There are many similarities between the infections caused by N. gonorrhoeae and Chlamydia trachomatis (CT). Chlamydiae access the body by invading the same epithelial cells of the endocervix, urethra, endometrium, fallopian tubes, rectum and conjunctivae that are host to the gonococcus. Infections in men are relatively asymptomatic and of low morbidity; the major consequence of infection in the male is the risk of transmission to a female partner. In women, gonococcal and chlamydial infections can result in PID, chronic abdominal and pelvic pain, infertility and ectopic pregnancy. There is risk to the newborn infant from a birth canal infected with gonococci or chlamydiae. The greatest clinical difference between female infection with gonococci and CT is that chlamydial PID is often asymptomatic. Hence, chlamydial infection is a major public health hazard because of the potential for undetected serious damage to the upper reproductive tracts of women.
Chlamydia trachomatis is the most common STD in the USA and Europe. Chlamydiae are unique bacteria. Like viruses, they are obligate intracellular parasites and can only be propagated in cell culture. Chlamydia causes about 50% of the cases of nongonococcal urethritis in men. In women, chlamydia can cause mucopurulent cervicitis and the “urethral syndrome.” In the latter, pain on urination is associated with the presence of white blood cells, but no bacteria, in the urine. Unlike gonorrhea, chlamydial infection of the upper genital tract often invades the endometrium and even the fallopian tubes without causing overt signs of PID. Such subclinical infection may first be recognized with diagnosis of the consequent infertility or ectopic pregnancy.
Several strains of chlamydia cause a unique disorder known as lymphogranuloma venereum (LGV), a chronic disease that, like syphilis, has three clinical stages. The primary lesion of LGV is a small, inconspicuous papule of the genitalia that quickly and quietly disappears. The secondary stage of LGV is characterized by fever, malaise and either acute lymphadenitis of the inguinal region (bubo formation = inguinal syndrome) and/or acute hemorrhagic proctitis (anogenitorectal syndrome). Most people recover uneventfully from the second stage. In an unfortunate few, the chlamydiae persist in the anogenital tissues and incite a chronic inflammatory response that can cause genital tract ulcers, fistulae and strictures. LGV is endemic in much of the less developed world but sporadic in the USA and Europe. Neonates exposed to chlamydia in the birth canal may develop afebrile pneumonia or conjunctivitis that can progress to blindness.
Unlike gonococci, chlamydiae require prolonged treatment to eradi- cate the intracellular reservoir of the bacteria. First-line therapy is presently azithromycin or doxycycline. In vitro data and clinical experience indicate that CT may persist within certain infected cells for many years. Because of frequent coexistence of gonorrhea and chlamydial infection, most treatment regimens include antibiotics active against gonococci and chlamydia. True antibiotic resistance is rare in chlamydial infections.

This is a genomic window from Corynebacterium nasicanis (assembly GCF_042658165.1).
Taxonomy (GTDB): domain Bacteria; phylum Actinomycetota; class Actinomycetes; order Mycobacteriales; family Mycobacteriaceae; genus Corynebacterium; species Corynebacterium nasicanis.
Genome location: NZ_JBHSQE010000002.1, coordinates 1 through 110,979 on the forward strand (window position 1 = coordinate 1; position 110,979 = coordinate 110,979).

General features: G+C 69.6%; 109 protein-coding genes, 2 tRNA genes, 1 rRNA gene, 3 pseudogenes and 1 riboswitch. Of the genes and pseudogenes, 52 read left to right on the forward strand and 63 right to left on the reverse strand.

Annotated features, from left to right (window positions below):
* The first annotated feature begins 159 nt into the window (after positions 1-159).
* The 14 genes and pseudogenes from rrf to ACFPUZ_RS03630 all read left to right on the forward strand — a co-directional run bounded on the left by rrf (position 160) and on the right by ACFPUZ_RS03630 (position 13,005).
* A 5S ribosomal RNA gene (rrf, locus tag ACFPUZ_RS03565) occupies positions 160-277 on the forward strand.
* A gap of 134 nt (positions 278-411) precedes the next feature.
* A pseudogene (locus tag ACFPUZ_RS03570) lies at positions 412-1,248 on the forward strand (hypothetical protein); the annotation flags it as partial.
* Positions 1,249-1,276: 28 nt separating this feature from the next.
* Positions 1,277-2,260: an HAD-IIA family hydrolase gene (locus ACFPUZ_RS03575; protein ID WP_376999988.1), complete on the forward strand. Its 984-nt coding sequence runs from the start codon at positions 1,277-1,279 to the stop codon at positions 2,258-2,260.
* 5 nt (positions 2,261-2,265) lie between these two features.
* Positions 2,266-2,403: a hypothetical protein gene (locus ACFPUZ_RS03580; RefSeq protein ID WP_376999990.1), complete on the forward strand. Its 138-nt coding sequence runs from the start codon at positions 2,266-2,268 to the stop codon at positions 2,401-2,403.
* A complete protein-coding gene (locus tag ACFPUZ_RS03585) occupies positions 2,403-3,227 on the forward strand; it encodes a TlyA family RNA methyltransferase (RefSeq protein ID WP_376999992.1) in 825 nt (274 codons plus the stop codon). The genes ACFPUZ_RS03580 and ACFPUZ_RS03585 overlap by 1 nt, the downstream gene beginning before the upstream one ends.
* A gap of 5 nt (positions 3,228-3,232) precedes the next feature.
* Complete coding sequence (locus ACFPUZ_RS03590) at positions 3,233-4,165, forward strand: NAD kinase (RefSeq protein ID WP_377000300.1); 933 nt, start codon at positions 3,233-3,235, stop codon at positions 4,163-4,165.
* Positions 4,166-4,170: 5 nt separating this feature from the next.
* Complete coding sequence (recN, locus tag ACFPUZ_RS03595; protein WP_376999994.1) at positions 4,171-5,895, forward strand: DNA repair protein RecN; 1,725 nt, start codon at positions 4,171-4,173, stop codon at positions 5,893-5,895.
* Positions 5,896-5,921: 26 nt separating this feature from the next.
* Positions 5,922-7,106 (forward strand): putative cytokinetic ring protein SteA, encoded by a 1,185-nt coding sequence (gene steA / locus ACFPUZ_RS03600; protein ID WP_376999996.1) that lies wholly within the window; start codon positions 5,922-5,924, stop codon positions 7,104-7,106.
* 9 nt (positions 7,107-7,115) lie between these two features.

Epidemiology of chlamydial infection
Chlamydia infection is a disease of the young. Additional risk factors include low socioeconomic status, a high number of sexual partners and oral contraceptive use. Barrier methods of contraception (condom, diaphragm, diaphragm plus spermicide) reduce risk.
Biology of chlamydia
The chlamydiae are structurally complex microorganisms. Like viruses, chlamydiae are obligate intracellular parasites. They are classified as bacteria because they contain both DNA and RNA. Like Gram-negative bacteria, they possess outer membrane proteins and an LPS. Chlamydiae differ from all other bacteria in that their growth cycle is characterized by transformation between two distinct forms: the elementary body and the reticulate body (Fig. 46.2). The elementary body is a highly infectious, rigid extracellular growth form that is metabolically inactive. The elementary body attaches to nonciliated columnar or cuboidal epithelial cells and induces ingestion by the host cell. The elementary body-containing phagosome does not fuse with host cell lysosomes, a characteristic crucial to CT survival and unique to only a few organisms (Mycobacterium tuberculosis is another). Within the phagosome, the elementary body reorganizes into a larger, metabolically active, fragile and noninfectious reticulate body. The reticulate bodies divide repeatedly by binary fission within the phagosome of the host cell. They will ultimately reorganize back into infectious elementary bodies that are released when the host cell dies.
There are 15 different serotypes or serovars of chlamydiae. These serovars are identified as A–K, Ba, and L1, L2 and L3. Strains D–K are associated with chlamydial STDs. L1, L2 and L3 cause LGV.